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* EarnYourHappyEnding: While the novel's two epilogue chapters provide endings for all of the main characters (Marley [[spoiler: appears to have done well for herself, even though this is only mentioned in passing]], Bobby and Angie [[spoiler: find happines in each other's arms, but theirs really turns out to be a [[TheEndOrIsIt fake ending]], since their stories are continued in ''Literature/{{Mona Lisa Overdrive}}]]), Overdrive}}'']]), only [[spoiler: Turner's]] ending is a genuinely happy one, with him finding love in his [[spoiler: late brother's girlfriend]] and founding a family. He's also the character who arguably had to suffer the most throughout the novel, with pretty much everything he attempts going awry attempted having in one way or another.

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* EarnYourHappyEnding: While the novel's two epilogue chapters provide endings for all of the main characters (Marley [[spoiler: appears to have done well for herself, even though this is only mentioned in passing]], Bobby and Angie [[spoiler: find happines in each other's arms, but theirs really turns out to be a [[TheEndOrIsIt fake ending]], since their stories are continued in ''Literature/{{Mona Lisa Overdrive}}]]), only [[spoiler: Turner's]] ending is a genuinely happy one, with him finding love in his [[spoiler: late brother's girlfriend]] and founding a family. He's also the character who arguably had to suffer the most throughout the novel, with pretty much everything he attempts going awry in one way or another.


* HollywoodVoodoo: Averted. Beauvoir and co. are normal (if rather superstitious) people who happen to follow the voodoo religion.

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* HollywoodVoodoo: Averted. Beauvoir and co. his associates are normal normal, quietly religious (if rather superstitious) people who happen whose religion just happens to follow the voodoo religion.be Voudon.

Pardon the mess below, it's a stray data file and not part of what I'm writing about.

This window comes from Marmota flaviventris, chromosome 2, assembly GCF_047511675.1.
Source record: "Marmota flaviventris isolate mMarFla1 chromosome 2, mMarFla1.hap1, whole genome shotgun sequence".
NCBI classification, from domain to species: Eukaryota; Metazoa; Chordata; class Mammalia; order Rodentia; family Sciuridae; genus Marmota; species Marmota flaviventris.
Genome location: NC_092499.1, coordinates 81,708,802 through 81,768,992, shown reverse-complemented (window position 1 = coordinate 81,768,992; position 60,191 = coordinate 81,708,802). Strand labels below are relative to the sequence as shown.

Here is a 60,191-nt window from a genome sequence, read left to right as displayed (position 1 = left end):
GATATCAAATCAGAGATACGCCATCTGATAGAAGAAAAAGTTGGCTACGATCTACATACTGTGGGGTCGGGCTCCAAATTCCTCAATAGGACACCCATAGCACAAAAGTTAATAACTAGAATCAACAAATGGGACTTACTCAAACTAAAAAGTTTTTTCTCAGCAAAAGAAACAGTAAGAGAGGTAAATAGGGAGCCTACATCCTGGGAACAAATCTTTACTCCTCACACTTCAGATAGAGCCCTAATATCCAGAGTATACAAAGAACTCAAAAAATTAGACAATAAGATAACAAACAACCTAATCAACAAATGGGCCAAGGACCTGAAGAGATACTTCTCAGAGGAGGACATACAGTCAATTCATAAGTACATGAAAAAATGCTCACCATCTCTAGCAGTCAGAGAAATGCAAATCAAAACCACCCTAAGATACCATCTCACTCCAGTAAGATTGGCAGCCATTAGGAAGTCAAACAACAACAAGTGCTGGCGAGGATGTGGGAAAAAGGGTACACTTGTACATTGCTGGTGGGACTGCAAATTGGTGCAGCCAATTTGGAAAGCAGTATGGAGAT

* ContinuityNod: There's quite a few references to the fate of the Tessier-Ashpools following the events of ''Neuromancer'', and The Finn gives a quick recap of [[{{Neuromancer}} the Straylight run]] for Bobby and Lucas, though he doesn't mention Case, Molly, or Armitage by name.

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* ContinuityNod: There's quite a few references to the fate of the Tessier-Ashpools following the events of ''Neuromancer'', and The Finn gives a quick recap of [[{{Neuromancer}} [[Literature/{{Neuromancer}} the Straylight run]] for Bobby and Lucas, though he doesn't mention Case, Molly, or Armitage by name.



* RecurringCharacter: The Finn is the only character to appear in both ''Count Zero'' and ''{{Neuromancer}}'', though he only has a minor role in each.

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* RecurringCharacter: The Finn is the only character to appear in both ''Count Zero'' and ''{{Neuromancer}}'', ''Literature/{{Neuromancer}}'', though he only has a minor role in each.

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** Jammer actually talks about Quine and Automatic Jack's run on Blue Lights, and states that Jack built his custom deck.